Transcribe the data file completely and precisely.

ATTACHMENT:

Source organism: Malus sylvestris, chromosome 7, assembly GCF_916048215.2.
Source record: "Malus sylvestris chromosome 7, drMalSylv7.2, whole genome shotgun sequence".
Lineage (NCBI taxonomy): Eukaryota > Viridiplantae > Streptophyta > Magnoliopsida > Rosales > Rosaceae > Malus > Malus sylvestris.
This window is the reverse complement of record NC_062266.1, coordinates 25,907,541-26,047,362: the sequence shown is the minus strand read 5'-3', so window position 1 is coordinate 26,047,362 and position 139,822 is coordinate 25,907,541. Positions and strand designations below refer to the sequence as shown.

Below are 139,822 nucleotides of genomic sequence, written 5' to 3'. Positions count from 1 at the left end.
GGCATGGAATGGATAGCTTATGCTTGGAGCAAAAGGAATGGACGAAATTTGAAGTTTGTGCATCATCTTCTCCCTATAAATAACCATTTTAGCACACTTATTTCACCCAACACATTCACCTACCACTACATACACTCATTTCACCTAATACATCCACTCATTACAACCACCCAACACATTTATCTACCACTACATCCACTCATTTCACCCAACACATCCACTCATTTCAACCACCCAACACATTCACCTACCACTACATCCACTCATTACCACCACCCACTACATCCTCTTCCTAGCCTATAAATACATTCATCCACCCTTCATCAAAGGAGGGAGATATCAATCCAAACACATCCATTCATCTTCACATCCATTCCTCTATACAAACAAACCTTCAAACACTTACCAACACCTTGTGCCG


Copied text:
Source organism: Malus sylvestris, chromosome 7, assembly GCF_916048215.2.
Source record: "Malus sylvestris chromosome 7, drMalSylv7.2, whole genome shotgun sequence".
Lineage (NCBI taxonomy): Eukaryota > Viridiplantae > Streptophyta > Magnoliopsida > Rosales > Rosaceae > Malus > Malus sylvestris.
This window is the reverse complement of record NC_062266.1, coordinates 25,907,541-26,047,362: the sequence shown is the minus strand read 5'-3', so window position 1 is coordinate 26,047,362 and position 139,822 is coordinate 25,907,541. Positions and strand designations below refer to the sequence as shown.

Below are 139,822 nucleotides of genomic sequence, written 5' to 3'. Positions count from 1 at the left end.
GGCATGGAATGGATAGCTTATGCTTGGAGCAAAAGGAATGGACGAAATTTGAAGTTTGTGCATCATCTTCTCCCTATAAATAACCATTTTAGCACACTTATTTCACCCAACACATTCACCTACCACTACATACACTCATTTCACCTAATACATCCACTCATTACAACCACCCAACACATTTATCTACCACTACATCCACTCATTTCACCCAACACATCCACTCATTTCAACCACCCAACACATTCACCTACCACTACATCCACTCATTACCACCACCCACTACATCCTCTTCCTAGCCTATAAATACATTCATCCACCCTTCATCAAAGGAGGGAGATATCAATCCAAACACATCCATTCATCTTCACATCCATTCCTCTATACAAACAAACCTTCAAACACTTACCAACACCTTGTGCCG